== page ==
|Publication number||US6455377 B1|
|Application number||US 09/765,040|
|Publication date||Sep 24, 2002|
|Filing date||Jan 19, 2001|
|Priority date||Jan 19, 2001|
|Also published as||EP1225624A2, EP1225624A3, US20020098655|
|Publication number||09765040, 765040, US 6455377 B1, US 6455377B1, US-B1-6455377, US6455377 B1, US6455377B1|
|Inventors||Jia Zhen Zheng, Lap Chan, Elgin Quek, Ravi Sundaresan, Yang Pan, James Yong Meng Lee, Ying Keung Leung, Yelehanka Ramachandramurthy Pradeep|
|Original Assignee||Chartered Semiconductor Manufacturing Ltd.|
|Export Citation||BiBTeX, EndNote, RefMan|
|Patent Citations (10), Non-Patent Citations (2), Referenced by (19), Classifications (39), Legal Events (6)|
|External Links: USPTO, USPTO Assignment, Espacenet|
Conventional transistors are fabricated horizontally. Prior art vertical channel transistors use epitaxial silicon (epi Si) as the vertical channel.
U.S. Pat. No. 5,757,038 to Tiwari et al. describes a silicon germanium (SiGe) vertical channel within a dual gate field effect transistor (FET).
U.S. Pat. No. 4,740,826 to Chatterjee describes a vertical transistor (Tx) with a tungsten (W) gate and doped epitaxial channel.
U.S. Pat. No. 5,981,318 to Blanchard describes a SiGe channel for a horizontal Tx.
U.S. Pat. No. 5,780,327 to Chu et al. describes a vertical double gate FET with a W gate and vertical channel.
The “Growth and characterization of strained Si1−xGex multi-quantum well waveguide photodetectors on (110) Si for 1.3 and 1.55 μm,” Bernhard-Höfer et al., Physica E, Vol. 2, Issue 1-4; Jul. 15, 1998, article describes the growth of pseudomorphic Si1−xGex multi-quantum well p-i-n photodiodes on (110) Si by molecular beam epitaxy.
Accordingly, it is an object of the present invention to provide a method of fabricating a vertical channel transistor having a higher carrier mobility.
Another object of the present invention is to provide a method of fabricating a vertical channel SiGe multi-quantum well transistor having improved performance.
A further object of the present invention is to provide a method of fabricating a vertical channel transistor with a strained layer super lattice having improved carrier mobility.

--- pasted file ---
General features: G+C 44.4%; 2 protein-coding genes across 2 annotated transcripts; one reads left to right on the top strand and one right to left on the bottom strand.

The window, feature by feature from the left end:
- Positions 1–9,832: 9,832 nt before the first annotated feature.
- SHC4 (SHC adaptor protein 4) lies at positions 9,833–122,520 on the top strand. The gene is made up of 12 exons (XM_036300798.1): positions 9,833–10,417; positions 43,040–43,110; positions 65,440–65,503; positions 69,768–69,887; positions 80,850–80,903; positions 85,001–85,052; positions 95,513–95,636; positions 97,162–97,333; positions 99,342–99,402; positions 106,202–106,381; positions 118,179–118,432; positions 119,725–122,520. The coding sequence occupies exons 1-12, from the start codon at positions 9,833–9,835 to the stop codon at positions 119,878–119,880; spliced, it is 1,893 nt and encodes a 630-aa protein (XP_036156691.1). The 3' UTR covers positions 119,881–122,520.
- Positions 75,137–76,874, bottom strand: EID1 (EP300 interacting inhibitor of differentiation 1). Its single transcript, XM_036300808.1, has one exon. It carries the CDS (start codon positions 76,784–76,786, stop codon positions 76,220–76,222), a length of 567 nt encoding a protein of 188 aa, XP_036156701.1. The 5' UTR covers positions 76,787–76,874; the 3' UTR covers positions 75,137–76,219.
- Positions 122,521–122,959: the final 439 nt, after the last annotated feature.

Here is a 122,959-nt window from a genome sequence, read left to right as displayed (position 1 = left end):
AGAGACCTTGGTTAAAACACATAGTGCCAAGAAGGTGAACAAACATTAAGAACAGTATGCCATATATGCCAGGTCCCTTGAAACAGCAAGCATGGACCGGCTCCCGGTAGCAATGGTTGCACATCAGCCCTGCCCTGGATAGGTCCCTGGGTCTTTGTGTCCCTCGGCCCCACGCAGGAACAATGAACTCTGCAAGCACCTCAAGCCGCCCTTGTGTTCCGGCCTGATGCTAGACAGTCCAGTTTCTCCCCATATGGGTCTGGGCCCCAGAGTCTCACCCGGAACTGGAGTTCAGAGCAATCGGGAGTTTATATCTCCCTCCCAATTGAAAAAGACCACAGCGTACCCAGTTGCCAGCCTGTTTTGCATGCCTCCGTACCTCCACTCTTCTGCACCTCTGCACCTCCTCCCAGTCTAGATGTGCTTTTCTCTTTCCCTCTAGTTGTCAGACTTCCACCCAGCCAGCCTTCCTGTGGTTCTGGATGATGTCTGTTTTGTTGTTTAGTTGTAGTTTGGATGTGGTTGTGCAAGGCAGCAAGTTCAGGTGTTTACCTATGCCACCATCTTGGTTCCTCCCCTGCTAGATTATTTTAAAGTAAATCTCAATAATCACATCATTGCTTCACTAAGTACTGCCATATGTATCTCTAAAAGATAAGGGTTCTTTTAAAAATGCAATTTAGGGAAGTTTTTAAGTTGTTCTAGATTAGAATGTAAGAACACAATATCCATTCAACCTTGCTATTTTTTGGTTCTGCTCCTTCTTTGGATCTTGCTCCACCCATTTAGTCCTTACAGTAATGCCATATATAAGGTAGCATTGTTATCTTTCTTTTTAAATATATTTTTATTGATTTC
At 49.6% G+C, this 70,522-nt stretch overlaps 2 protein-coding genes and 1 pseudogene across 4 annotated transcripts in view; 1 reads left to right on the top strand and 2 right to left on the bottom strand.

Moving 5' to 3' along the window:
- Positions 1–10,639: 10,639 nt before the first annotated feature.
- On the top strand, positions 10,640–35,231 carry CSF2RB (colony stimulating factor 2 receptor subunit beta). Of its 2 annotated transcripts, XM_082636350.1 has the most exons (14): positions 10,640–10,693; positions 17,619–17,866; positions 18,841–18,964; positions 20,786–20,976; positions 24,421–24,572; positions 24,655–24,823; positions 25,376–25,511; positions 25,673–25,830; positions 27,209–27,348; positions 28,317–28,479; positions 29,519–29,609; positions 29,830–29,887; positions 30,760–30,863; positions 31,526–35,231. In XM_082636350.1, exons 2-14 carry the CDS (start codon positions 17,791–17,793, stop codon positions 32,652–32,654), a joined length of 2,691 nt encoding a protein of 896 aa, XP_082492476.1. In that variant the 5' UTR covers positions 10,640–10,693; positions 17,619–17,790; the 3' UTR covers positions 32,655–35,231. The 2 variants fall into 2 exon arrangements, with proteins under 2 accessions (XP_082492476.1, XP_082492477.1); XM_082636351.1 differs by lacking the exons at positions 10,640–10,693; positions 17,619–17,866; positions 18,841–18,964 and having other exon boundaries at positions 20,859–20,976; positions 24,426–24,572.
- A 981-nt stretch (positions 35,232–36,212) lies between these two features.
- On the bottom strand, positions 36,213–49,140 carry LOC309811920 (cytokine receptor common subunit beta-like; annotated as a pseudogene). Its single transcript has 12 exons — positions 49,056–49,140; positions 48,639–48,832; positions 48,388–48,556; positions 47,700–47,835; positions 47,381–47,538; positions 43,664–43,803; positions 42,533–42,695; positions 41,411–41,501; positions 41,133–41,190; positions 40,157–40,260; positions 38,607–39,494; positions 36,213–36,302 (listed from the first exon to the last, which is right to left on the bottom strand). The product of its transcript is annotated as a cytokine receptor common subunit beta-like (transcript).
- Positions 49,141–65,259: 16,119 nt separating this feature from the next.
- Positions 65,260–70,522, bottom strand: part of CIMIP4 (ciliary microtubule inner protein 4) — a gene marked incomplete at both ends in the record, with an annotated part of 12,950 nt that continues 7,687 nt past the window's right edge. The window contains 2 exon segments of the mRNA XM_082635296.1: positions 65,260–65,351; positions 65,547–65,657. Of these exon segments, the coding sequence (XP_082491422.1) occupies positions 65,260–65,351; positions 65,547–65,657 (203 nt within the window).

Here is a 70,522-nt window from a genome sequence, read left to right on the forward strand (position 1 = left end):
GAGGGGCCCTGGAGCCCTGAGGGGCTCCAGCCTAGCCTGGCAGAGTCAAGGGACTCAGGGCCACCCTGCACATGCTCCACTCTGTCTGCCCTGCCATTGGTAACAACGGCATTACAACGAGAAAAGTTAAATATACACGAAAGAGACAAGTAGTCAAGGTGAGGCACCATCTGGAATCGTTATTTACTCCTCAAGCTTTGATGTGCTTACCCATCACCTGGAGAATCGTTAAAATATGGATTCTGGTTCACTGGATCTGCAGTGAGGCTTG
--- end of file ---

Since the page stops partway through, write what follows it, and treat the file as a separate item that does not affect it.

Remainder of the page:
Other objects will appear hereinafter.
It has now been discovered that the above and other objects of the present invention may be accomplished in the following manner. Specifically, a semiconductor substrate having an upper surface is provided. A high doped N-type lower epitaxial silicon layer is formed on the semiconductor substrate. A low doped P-type middle epitaxial silicon layer is formed on the lower epitaxial silicon layer. A high doped N-type upper epitaxial silicon layer is formed on the middle epitaxial silicon layer. The lower, middle, and upper epitaxial silicon layers are etched to form a epitaxial layer stack defined by isolation trenches. Silicon dioxide (oxide) is deposited to fill the isolation trenches followed by chemical mechanical planarization. The oxide is etched to form a gate trench within one of the trenches exposing a sidewall of the epitaxial layer stack facing the gate trench. SiGe multi-quantum wells are formed on the exposed epitaxial layer stack sidewall. A gate dielectric layer is formed on the multi-quantum wells and within the gate trench. A gate conductor layer is formed on the gate dielectric layer, filling the gate trench.
The features and advantages of the present invention will be more clearly understood from the following description taken in conjunction with the accompanying drawings in which like reference numerals designate similar or corresponding elements, regions and portions and in which: